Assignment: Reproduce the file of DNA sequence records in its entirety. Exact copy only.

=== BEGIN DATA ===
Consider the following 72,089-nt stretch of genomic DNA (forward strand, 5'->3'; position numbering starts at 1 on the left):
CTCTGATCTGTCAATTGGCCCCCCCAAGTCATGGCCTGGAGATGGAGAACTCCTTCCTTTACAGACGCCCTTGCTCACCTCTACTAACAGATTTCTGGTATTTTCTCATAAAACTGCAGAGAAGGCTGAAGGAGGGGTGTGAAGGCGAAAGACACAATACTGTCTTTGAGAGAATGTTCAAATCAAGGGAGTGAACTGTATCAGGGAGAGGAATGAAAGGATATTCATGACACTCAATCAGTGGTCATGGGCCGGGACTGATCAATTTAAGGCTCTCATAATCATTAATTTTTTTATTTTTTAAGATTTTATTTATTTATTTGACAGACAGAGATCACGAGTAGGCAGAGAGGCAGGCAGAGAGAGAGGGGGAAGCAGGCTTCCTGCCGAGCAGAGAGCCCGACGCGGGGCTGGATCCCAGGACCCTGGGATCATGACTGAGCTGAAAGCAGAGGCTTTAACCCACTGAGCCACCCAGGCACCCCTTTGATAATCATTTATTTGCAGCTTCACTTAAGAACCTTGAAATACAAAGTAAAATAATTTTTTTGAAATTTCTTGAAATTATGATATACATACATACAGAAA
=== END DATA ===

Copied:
Consider the following 72,089-nt stretch of genomic DNA (forward strand, 5'->3'; position numbering starts at 1 on the left):
CTCTGATCTGTCAATTGGCCCCCCCAAGTCATGGCCTGGAGATGGAGAACTCCTTCCTTTACAGACGCCCTTGCTCACCTCTACTAACAGATTTCTGGTATTTTCTCATAAAACTGCAGAGAAGGCTGAAGGAGGGGTGTGAAGGCGAAAGACACAATACTGTCTTTGAGAGAATGTTCAAATCAAGGGAGTGAACTGTATCAGGGAGAGGAATGAAAGGATATTCATGACACTCAATCAGTGGTCATGGGCCGGGACTGATCAATTTAAGGCTCTCATAATCATTAATTTTTTTATTTTTTAAGATTTTATTTATTTATTTGACAGACAGAGATCACGAGTAGGCAGAGAGGCAGGCAGAGAGAGAGGGGGAAGCAGGCTTCCTGCCGAGCAGAGAGCCCGACGCGGGGCTGGATCCCAGGACCCTGGGATCATGACTGAGCTGAAAGCAGAGGCTTTAACCCACTGAGCCACCCAGGCACCCCTTTGATAATCATTTATTTGCAGCTTCACTTAAGAACCTTGAAATACAAAGTAAAATAATTTTTTTGAAATTTCTTGAAATTATGATATACATACATACAGAAA